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10 ways to protect yourself on Craigslist

By Guest Blogger(view all posts by Rick.Broida)
at 8:30AM Tuesday March 5, 2013
under Shop Smarter

Whether you're looking to unload an old TV, scoop up free goodies, or score a MacBook on the cheap, it's hard to beat Craigslist. The service lets you browse and create local classified ads, all free of charge.

That said, Craigslist can be dangerous. If you're not careful, you could encounter fraud, robbery, identity theft, or worse. While the vast majority of transactions proceed safely, legally, and beneficially, there's always the chance you're dealing with a scam artist.

With that in mind, the folks at Scambook--a complaint-resolution service--have put together some tips for staying safe on Craigslist, which I've tweaked and listed below:

1. Trust your instincts
The number-one rule is to trust your gut going into any transaction. If a Craigslist ad seems phony, or too good to be true, don't bother with it.

2. Stay local
Craigslist is designed to be city/region specific. If someone makes up excuses for why they can't meet in person, it's a red flag.

3. Avoid cashiers checks, money orders, and wire transfers
If something goes awry when making a wire transfer (through Western Union or MoneyGram, for example), the money will not be protected. Exchange cash instead, with large transactions being safely performed in a bank.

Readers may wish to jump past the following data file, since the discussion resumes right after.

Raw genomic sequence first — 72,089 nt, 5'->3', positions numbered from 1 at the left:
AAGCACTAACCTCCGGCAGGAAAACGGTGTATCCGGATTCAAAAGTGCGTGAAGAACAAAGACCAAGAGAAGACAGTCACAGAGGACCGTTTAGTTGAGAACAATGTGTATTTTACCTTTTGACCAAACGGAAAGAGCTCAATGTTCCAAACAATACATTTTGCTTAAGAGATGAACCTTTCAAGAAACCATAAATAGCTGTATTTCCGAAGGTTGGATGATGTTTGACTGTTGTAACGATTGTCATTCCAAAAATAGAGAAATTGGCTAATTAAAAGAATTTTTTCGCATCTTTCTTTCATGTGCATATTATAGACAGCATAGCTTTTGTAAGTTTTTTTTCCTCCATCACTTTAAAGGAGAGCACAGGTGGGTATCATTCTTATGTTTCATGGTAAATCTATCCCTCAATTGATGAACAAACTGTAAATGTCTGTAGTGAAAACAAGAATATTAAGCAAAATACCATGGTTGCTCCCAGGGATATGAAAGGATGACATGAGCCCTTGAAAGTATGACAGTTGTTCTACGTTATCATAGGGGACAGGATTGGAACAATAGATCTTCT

4. Never use online escrow
If someone insists on using an escrow Web site, cancel the transaction immediately. These sites are frequently run by scammers.

5. Don't commit without seeing the goods in person
Make sure an item meets your standards, and be cautious of those willing to buy an item without seeing it first.

6. Don't fall for job scams
Be wary of "employer" who don't require an interview, and make sure to visit the job's physical location prior to sending personal information, like for a credit or background check. Scambook offers more info about job scams.

7. Use a counterfeit-detection pen
This pen's ink will change color on wood-based paper, allowing consumers to detect fake bills (because real money is printed on fiber-based paper). You can buy one of these from your local office-supply store, or order one online for as little as $3.

8. Craigslist doesn't certify listings
Anyone who claims to be "certified" or "guaranteed" by Craigslist is likely a scammer.

9. Research the buyer/seller
Use both Scambook and Google to search someone by their name, e-mail, and/or business name. Make sure their identity is not an alias and that this person comes up clean. You might not always find useful information, but it's worth a try.

10. Don't give out more personal information than necessary
Don't release any personal information in a public listing. The only potential exception is a phone number, in which case I highly recommend a disposable phone number (for which Google Voice is ideally suited). If someone needs to retrieve an item from a home address, put the item outside and don't let the buyer in for any reason.

Scambook offers even more tips for safe selling on Craigslist. While you're at it, be sure to check out my three tips for Craigslist success.

Do you have any of your own Craigslist safety tips to share? List them in the comments!

Veteran technology writer Rick Broida is the author of numerous books, blogs, and features. He lends his money-saving expertise to CNET and, and also writes for PC World and Wired.